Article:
Key Takeaways From the Recent CMS Medicare Advantage & Prescription Drug Plan Fall Conference

4 Major Points From the 2017 CMS Fall Conference

The Centers for Medicare & Medicaid Services (CMS) recently held their fall conference and provided sponsors with many updates on current activities. There was a focus on the upcoming open enrollment period, past performance analysis, and encounter data.

Guidehouse provides four major highlights from the fall conference regarding changes and/or revisions affecting Medicare Advantage and Prescription Drug Plans.

1. Marketing Guidance Update
Demetrios Kouzoukas, Principal Deputy Administrator, Center of Medicare, provided an update to the changes that have been made. He shared the following for plans.

Plans are:

  • No longer required to upload all marketing materials and sales events into the Health Plan Management System (HPMS).
  • Able to send one document, such as the Annual Notice of Change/Evidence of Coverage, to multiple enrollees in the same household who are enrolled in the same plan. This will reduce the mailing costs to plans and the amount of paper.
  • May send marketing materials, such as formulary and provider/pharmacy directories, electronically.
  • Able to send marketing emails to beneficiaries.
    Only responsible for oversight of third-party website marketers if they are contracted.

2. Improved Communications With Members
CMS reviewed how they are improving communications with beneficiaries. They have revised the Medicare & You Handbook to further share the options beneficiaries have. Additionally, CMS will be enhancing the benefit package display on Plan Finder for the 2018 Open Enrollment Period. Enhancements include adding more benefit categories such as preventive care, in-network versus out-of-network costs, sharing of authorization and referral information, optional monthly supplemental benefits (premiums and deductibles), and an expanded display of drug cost and coverage. These modifications and enhancements are intended to assist beneficiaries with more information to ensure that they select the best plan based on their needs, ultimately resulting in better care.

3. Parts C & D Past Performance Analysis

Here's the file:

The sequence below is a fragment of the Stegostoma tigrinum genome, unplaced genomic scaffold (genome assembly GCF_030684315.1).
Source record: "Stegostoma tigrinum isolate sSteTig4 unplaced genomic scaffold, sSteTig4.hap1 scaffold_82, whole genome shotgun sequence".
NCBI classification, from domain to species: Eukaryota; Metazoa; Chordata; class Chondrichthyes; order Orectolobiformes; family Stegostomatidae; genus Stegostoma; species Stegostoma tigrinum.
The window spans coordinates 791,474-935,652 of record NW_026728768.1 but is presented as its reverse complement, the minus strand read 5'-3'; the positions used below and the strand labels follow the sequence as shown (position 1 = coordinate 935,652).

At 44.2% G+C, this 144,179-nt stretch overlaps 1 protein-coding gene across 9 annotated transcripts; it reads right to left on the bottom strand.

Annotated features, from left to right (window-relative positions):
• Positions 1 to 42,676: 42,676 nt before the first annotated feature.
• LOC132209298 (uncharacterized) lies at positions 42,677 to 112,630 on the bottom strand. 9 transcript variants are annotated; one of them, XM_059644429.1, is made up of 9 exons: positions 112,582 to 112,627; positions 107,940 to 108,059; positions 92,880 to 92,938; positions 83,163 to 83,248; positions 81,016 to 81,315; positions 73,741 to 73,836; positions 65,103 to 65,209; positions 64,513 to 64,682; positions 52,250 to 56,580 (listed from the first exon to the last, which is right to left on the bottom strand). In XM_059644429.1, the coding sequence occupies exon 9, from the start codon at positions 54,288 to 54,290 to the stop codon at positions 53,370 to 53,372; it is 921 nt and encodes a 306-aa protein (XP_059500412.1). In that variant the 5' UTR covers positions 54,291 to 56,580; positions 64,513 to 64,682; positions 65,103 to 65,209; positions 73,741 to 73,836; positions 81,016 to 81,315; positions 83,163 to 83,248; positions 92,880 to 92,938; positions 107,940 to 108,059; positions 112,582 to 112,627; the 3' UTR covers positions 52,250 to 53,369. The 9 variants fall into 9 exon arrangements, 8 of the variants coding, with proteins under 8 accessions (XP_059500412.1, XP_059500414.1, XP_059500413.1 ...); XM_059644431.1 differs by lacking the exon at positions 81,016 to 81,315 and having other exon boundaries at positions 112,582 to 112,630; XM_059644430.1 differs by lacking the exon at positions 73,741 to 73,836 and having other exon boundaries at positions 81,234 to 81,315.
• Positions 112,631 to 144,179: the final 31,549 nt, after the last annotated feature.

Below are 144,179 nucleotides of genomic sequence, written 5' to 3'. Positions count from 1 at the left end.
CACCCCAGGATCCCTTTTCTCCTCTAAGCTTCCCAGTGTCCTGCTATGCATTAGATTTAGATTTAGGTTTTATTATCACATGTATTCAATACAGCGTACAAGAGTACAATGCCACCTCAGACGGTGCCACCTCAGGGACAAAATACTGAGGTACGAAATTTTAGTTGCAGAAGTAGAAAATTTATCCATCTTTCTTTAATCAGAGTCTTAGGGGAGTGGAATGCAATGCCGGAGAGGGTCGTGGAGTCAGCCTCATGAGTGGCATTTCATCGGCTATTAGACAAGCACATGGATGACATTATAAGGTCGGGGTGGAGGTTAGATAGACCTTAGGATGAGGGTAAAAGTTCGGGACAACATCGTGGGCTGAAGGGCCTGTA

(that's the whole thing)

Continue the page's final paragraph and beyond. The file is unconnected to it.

Past performance analysis is an element of the application decision. CMS shared that if organizations have a recent history of performance problems they need to focus on their current books of business, not expanding until operations are compliant. CMS conducts past performance analysis twice a year — once in the spring to make contract determinations and once in the fall for informational purposes with an eye toward the spring. Analysis consists of 11 performance dimensions and identifies overall performance outliers, honing in on sponsors with problems in multiple categories and/or in one or more particularly high-risk areas.

Categories and point values have been updated since 2017, and will continue to be updated to reflect the most current and comprehensive available information. Point values may shift along with categories to reflect proportionate weights based on new information and analytic techniques. Scores will be posted in the HPMS prior to issuance of Notices of Intent to Deny to applicants. Applicants notified could either withdraw their applications or appeal the decision with the CMS Hearings Office.

Over the last several years, CMS’ application denials based on past performance have been consistently upheld in response to requests for an administrative hearing. 

4. Encounter Data
CMS presented a progress report on the current state of submissions. MA Encounter Data is Big Data. CMS forecasts that in 2017 there will be 775 million records submitted. Increased submissions are related to enrollment growth, but are also attributed to increased growth in the number of submissions per beneficiary. CMS developed a MA Encounter Data Integrity Plan (EDIP) and began implementation in 2015. The EDIP had two major goals: 1) validate completeness and accuracy of encounter data and 2) communicate with MA organizations (MAOs) on the best ways to improve encounter data submissions.

The following are core activities of the EDIP:

  • Analysis of encounter data is conducted in several areas to support the collection processing, completeness, and validity of data. Additionally, their analysis includes beneficiary-level utilization and diagnosis code maps.
  • Communication with MAOs enables effective collaboration in the submission and collection of complete and accurate encounter data. CMS gathers information about MAO encounter data processes; seeks stakeholder feedback; and provides guidance and technical assistance through a variety of communication activities such as site visits, one-on-one calls, and user group calls.
  • Monitoring ties together analysis and communication with MAOs. CMS views monitoring as an opportunity to improve the overall completeness and accuracy of encounter data. Monitoring outcomes are shared with MAOs.
  • Compliance activity is intended to follow up with MAOs whose performance in submitting complete and accurate data does not meet expectations.

CMS is committed to continued implementation and opportunities for enhancement of these integrity activities.


Contact us if you have any questions about the CMS updates. Guidehouse helps plan, create, and maintain sustainable business strategies and processes to meet the evolving Medicare Advantage and Prescription Drug requirements. We work collaboratively with our clients to consistently deliver high performance over time and across all key metrics.

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